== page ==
|07.14.14 at 11:12 am ET|
The Bruins have avoided arbitration with Matt Bartkowski by inking him to a one-year, $1.25 million deal, according to Elliotte Friedman of Hockey Night in Canada. Bartkowski was the only Bruin to file for arbitration.
Bartkowski served as an extra defenseman for the Bruins last season before becoming a second-pairing blue-liner in place of the injured Dennis Seidenberg. With the Bruins currently possessing a surplus of defenseman, Bartkowski could either return as an extra defenseman or be traded in a deal to get the B’s some help on the wing.
With Bartkowski now signed, the Bruins have approximately $4.418 million dollars in salary cap space. The team still has multiple players left to sign, including restricted free agents Matt Fraser and Jordan Caron as well as entry level free agents Reilly Smith and Torey Krug.
Neither Smith nor Krug can negotiate with other teams, as their entry level deals have expired but they are not yet eligible for restricted free agency.
|07.13.14 at 10:27 pm ET|
During Peter Chiarelli‘s press conference to conclude development camp, he discussed the future of some of the team’s prospects and shared that the team has discussed moving Gregory Campbell to the wing to allow one of the team’s center prospects to reach the NHL.
He also discussed a lot of other things. Here are some of the other bits:
– Chiarelli said that the players who dealt with injuries late last season are all on schedule to be ready for training camp. That group includes Chris Kelly (back), Matt Fraser (foot) and Adam McQuaid (multiple injuries).
– It’s been a common occurrence in Chiarelli’s tenure as Bruins GM to not let his star players reach free agency, so it’s likely he’ll try to get new deals for David Krejci and Johnny Boychuk done before next summer if he intends to keep the players.
“I’m not going to go into details as to our negotiations,” Chiarelli said. ‘I can say that we will try and get guys done, I try and be proactive and we’re working on a couple things right now.”
– Chiarelli said he wasn’t surprised by the eight-year deals with annual $10.5 million cap hits that were given to Jonathan Toews and Patrick Kane.
– Fraser’s shot alone is enough to make him a darkhorse candidate to replace Jarome Iginla on Boston’s first line next year. Asked about that being a possibility, Chiarelli noted the left-shooting Fraser’s experience on the right side.
“He’s played on the right side; he can really shoot it,” Chiarelli said. “We haven’t got him signed yet but we’ll get him signed shortly. He’s showed that he can play a two-way game and that you can put him up on that lineup because you end up getting all the matchups, right? So you have to have a responsible player up there. But you know, he’s a guy that we’re going to have a look at.”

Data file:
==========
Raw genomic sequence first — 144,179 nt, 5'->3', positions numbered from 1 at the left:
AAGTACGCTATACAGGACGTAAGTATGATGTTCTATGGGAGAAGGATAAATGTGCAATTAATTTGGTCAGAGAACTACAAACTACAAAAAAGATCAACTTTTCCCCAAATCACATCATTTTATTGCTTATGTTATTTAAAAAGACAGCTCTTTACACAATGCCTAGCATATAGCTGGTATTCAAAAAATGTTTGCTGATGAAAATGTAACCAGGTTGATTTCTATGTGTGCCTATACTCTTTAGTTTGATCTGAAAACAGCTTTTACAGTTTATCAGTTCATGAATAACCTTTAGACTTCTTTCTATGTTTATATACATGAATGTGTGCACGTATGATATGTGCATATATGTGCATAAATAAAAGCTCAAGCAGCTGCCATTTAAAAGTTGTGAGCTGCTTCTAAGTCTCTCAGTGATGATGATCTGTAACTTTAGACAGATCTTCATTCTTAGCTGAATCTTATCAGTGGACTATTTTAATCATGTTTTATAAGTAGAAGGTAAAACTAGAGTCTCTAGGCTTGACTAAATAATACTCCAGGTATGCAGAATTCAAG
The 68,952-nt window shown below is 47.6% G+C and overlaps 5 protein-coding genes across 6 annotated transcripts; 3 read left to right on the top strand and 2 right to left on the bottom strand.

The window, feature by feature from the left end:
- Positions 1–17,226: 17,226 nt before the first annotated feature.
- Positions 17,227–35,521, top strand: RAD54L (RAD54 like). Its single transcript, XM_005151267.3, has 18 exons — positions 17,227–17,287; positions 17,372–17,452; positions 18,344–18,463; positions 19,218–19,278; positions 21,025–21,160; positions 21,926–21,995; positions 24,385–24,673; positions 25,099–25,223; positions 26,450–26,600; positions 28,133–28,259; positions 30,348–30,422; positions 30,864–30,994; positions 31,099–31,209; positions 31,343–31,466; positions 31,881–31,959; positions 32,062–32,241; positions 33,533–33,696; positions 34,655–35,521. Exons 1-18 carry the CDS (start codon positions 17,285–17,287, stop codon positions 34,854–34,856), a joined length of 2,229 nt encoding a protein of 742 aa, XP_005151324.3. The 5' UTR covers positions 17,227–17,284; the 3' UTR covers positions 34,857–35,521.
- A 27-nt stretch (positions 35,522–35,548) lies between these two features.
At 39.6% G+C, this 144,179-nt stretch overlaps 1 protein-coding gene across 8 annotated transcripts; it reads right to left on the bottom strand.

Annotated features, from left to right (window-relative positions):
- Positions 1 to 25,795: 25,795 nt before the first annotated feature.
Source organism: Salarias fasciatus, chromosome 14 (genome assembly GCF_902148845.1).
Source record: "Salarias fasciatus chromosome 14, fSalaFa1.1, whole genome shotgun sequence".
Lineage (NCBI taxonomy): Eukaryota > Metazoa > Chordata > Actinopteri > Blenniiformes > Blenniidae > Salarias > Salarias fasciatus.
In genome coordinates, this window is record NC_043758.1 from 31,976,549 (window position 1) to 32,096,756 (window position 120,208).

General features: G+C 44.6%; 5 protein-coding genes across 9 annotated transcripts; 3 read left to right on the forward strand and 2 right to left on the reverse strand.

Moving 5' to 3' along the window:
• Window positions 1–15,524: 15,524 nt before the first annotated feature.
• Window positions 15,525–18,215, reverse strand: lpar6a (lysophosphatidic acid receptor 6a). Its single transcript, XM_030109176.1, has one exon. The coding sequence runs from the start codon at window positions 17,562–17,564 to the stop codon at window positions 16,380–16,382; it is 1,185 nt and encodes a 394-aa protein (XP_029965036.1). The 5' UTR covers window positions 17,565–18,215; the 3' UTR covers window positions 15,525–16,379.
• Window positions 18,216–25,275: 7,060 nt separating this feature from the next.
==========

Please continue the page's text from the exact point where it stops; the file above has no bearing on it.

– Some free agents remain unsigned, a group that includes right wing Lee Stempniak, a player with whom the Bruins have spoken. Cap space is tight, so while it’s no sure thing the Bruins will sign any free agent for their NHL roster, they’re still looking at them.
“There’s a list of guys that I’m looking at and there is also a list of guys internally,” Chiarelli said. “I like the competition, you’ve heard me talk about the competition. I think it really energizes the team and guys bubble up, they thrive in it. So I’m balancing the two things and there are a lot of our players available right now.”
– One of the three forward spots that are open for the Bruins won’t go to a fighter. The B’s have Bobby Robins and Tyler Randell in the AHL if they need them, but Chiarelli said he feels the Bruins already have team toughness.
“I believe it’s already there, I do,” he said. “Also, we have a couple of candidates that played in Providence that surely could fit in if we need them. I really think it’s already there, I do, and you’re going to see Adam back, whoever’s playing D. We’ve got some tough guys there that can hold up their own, so I believe it’s already there.”
– The Bruins have lots of assets that they could trade if they want to add a forward that way. Chiarelli said that for now, trade talks have slowed throughout the league.
“There’s stuff going on; it’s just not fast,” Chiarelli said. “There’s parameters and deals talked about and it’s just kind of pushing it along slowly. There’s not urgency. It may happen that it happens on the eve of training camp or two days before, because the player has to get to that camp from where he is but, it’s slow. It’s slow.”
|07.13.14 at 1:36 pm ET|
WILMINGTON — The Bruins learned this season that Carl Soderberg was too good at center to play out of position on the wing, so they moved their third-line center, Chris Kelly, to left wing and saw that trio with Loui Eriksson become a superb third line.